“People fool themselves.” It is this chilling truth that overshadows the fatalistic trajectories of fallible characters in Guillermo del Toro’s Oscar-nominated melodrama, “Nightmare Alley,” a remake of the classic 1947 noir based on William Lindsay Gresham’s novel of the same name.
Bradley Cooper plays the main character, Stanton Carlisle, a man haunted by a past as dark and despicable as the film’s traveling carnivals, in which both humans and animals are abused and exploited to the delight of carnival audiences. It is then no surprise that this is also where Stan chooses to lay low for the time being at the start of the film.
Still, it may only be through the glimpses of violence shown early on that audiences are made dimly aware of Stan’s calculating ruthlessness. To the tawdry crew of carnival performers, hired and overseen by the more brazenly cold-blooded Clem (Willem Dafoe), Stan is charming and personable. He changes his demeanor effortlessly to match the seedy environment, utilizing the hospitality of married mind-reading duo Zeena (Toni Collette) and Pete (David Strathairn).
Joining the couple for homely meals and banter, Stan is quickly drawn to their mentalism act, a masterfully crafted performance that once launched the husband and wife on tours across Europe. Pete eventually reveals, on one dreary night, the secret behind the pair’s bygone success — divination tricks actually relying on secret verbal codes and hand gestures between the assistant and psychic.
Pete also teaches Stan the nuances of mentalism and clairvoyance. People too often think themselves difficult to read. Yet people’s eagerness to be read, somewhat similar to a reader’s willing suspension of disbelief while perusing a novel, is palpable once the act is underway. All one needs to do is to be attentive to the details that belie one’s identity, the breadcrumbs of the past littered across one’s appearance, ranging from an uneven gait to jewelry, clothing and other trinkets.
Stan’s fascination with the craft of mind-reading brings to the forefront the film’s central question of seeing and being seen. Del Toro’s darkly sumptuous scenes, more often practical set pieces than computer-generated ones, are meticulously speckled with the motif of a watchful eye. As Stan takes on the persona of a burdened mentalist after leaving the carnival, his confidence in his skill and wit turns into self-destructive hubris.
Standing center-stage in high-end nightclubs and wearing a silk bandana — featuring an image of the single premonitory eye — that ironically obscures his vision, Stan seems to read the unseen. In time, this supposed omniscience feeds into his desires for more fame, more profits. It becomes all too clear that Stan is blind to the fact that he is being watched, read and dissected.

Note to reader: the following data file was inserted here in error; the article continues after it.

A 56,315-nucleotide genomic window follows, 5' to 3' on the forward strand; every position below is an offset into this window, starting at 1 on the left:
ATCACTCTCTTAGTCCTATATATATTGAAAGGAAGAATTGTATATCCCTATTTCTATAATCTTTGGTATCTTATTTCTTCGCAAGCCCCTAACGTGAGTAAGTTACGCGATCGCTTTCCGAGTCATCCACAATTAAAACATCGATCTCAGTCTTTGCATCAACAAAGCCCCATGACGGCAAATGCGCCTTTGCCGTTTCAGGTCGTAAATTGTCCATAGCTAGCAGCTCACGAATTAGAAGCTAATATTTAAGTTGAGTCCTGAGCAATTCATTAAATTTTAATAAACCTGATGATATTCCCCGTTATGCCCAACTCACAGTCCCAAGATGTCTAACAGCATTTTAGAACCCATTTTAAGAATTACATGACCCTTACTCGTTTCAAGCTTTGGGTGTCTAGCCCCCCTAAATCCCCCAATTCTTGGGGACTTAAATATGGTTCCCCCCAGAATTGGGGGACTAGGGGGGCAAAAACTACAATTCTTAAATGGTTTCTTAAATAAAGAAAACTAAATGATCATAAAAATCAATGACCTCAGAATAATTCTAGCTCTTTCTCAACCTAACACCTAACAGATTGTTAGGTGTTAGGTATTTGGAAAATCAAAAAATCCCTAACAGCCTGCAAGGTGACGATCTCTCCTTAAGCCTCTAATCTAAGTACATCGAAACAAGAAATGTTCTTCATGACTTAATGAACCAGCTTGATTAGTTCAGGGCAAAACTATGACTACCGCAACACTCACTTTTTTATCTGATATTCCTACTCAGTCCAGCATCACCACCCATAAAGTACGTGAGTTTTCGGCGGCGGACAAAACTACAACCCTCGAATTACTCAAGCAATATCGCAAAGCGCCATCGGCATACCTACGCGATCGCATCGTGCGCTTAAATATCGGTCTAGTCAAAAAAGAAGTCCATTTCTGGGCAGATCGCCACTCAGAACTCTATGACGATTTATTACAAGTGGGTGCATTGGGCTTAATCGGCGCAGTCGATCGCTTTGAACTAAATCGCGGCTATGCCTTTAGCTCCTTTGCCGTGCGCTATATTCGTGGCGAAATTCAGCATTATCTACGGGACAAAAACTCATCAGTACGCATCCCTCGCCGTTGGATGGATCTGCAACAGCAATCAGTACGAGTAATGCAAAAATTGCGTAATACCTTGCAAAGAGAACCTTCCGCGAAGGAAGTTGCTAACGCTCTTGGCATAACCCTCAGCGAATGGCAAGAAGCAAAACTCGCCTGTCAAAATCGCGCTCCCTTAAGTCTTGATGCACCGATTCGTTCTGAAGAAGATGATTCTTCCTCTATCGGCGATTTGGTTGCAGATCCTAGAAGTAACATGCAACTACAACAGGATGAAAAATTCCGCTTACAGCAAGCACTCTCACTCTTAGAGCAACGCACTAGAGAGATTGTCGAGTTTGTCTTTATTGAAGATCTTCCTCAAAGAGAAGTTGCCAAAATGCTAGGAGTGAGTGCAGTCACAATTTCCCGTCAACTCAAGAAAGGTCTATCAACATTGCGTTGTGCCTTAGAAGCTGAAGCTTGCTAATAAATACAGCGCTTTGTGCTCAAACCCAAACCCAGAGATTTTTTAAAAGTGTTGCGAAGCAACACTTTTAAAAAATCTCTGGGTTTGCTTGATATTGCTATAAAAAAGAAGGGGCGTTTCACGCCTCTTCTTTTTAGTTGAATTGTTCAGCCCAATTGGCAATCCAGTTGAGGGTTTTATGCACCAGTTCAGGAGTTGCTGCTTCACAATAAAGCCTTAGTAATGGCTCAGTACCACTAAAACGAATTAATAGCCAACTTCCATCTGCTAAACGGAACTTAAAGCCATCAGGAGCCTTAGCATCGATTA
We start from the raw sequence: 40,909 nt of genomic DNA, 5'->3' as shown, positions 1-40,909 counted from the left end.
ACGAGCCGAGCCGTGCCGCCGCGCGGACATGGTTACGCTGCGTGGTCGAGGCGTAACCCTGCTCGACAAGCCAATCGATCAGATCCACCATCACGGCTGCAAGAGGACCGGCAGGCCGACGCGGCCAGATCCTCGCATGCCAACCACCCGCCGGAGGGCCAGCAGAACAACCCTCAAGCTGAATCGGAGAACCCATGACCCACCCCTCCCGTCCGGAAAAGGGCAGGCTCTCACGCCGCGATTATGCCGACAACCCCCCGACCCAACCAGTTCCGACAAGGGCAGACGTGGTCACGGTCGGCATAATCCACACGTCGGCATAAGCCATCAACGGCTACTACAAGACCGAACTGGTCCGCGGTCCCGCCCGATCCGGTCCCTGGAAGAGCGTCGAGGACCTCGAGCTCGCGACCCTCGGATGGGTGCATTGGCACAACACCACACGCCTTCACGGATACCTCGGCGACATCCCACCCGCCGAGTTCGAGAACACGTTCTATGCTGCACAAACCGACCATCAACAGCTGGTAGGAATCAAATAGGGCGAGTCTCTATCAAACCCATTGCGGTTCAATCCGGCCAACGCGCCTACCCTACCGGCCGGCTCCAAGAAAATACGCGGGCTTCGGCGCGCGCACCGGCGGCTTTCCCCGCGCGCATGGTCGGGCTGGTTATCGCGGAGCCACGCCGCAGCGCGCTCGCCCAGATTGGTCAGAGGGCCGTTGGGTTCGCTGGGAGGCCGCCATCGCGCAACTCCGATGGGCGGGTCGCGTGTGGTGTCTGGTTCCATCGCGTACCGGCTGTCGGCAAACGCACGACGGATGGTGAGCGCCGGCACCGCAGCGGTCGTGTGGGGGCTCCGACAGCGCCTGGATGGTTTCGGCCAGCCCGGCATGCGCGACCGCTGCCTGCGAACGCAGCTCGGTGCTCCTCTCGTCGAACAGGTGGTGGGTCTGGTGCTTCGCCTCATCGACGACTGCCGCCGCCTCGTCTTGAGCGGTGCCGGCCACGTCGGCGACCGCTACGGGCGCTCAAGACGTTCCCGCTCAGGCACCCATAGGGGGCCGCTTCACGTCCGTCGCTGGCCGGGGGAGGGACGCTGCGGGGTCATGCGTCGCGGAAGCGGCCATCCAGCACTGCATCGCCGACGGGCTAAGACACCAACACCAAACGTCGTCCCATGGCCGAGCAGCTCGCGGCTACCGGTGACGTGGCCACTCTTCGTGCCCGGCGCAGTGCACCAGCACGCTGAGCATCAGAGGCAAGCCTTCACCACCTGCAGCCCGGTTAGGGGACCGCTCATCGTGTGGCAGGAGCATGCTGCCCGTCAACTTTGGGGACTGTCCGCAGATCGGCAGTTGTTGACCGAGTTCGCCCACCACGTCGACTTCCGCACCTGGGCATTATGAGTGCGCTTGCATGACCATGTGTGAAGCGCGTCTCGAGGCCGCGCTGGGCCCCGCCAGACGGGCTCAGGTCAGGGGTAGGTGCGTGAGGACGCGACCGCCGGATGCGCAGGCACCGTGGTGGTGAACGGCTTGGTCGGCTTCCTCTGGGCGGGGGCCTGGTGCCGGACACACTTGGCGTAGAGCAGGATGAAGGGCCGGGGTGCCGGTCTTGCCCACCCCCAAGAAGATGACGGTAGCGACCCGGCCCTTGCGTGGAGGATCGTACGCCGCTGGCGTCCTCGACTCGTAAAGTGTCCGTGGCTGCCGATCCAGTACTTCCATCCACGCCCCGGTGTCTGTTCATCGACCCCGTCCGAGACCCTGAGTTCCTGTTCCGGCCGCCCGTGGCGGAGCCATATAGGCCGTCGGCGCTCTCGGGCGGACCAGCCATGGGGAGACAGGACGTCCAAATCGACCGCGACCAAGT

With the entrance of Cate Blanchett’s Dr. Lilith Ritter, an amoral psychiatrist with a network of influential clientele, Stan’s life gradually spins out of control. “You don’t fool people, Stan,” Lilith hisses into his ear, “they fool themselves.” Caught carrying out a grifting act with everything to lose, he fails spectacularly. The psychic thus betrays his own prideful folly, catalyzed by lust and an insatiable greed. The film ends with a brilliantly cynical and cyclical note, ultimately returning Stan to his starting point as a penniless nobody, desperate to hunker down as a dilapidated carnie along the train tracks.
As a crime thriller, “Nightmare Alley” burns slowly. Reminiscent of del Toro’s other recent films such as 2017’s “The Shape of Water,” there is a sense of impending doom. Characters are so obsessively bent on abstract desires and ambitions that they lose their moral compass and a grounded sense of self, careening toward a disaster audiences await with bated breath. It is mesmerizing to watch, especially in a del Toro film, which unerringly fascinates through dedicated world-building dashed with the ethereal element of a dark fairy tale.
Nonetheless, the choice to extend the film’s runtime half an hour longer than the original remains dubious. There is more storytelling, making it a more comprehensive adaptation of the novel. But characters beside Stan lack authenticity as individuals, especially Lilith. Blanchett's stellar performance may initially dazzle and captivate, but, stretched over some 40 minutes, audiences may start to wonder as to why she is the way she is. The unknown of her past shows a missed opportunity to clarify the motives behind her interactions with Stan. A truly compelling villainess requires a shrouded backstory with a little more flesh on its bones. Otherwise, her wanton destruction becomes arbitrary.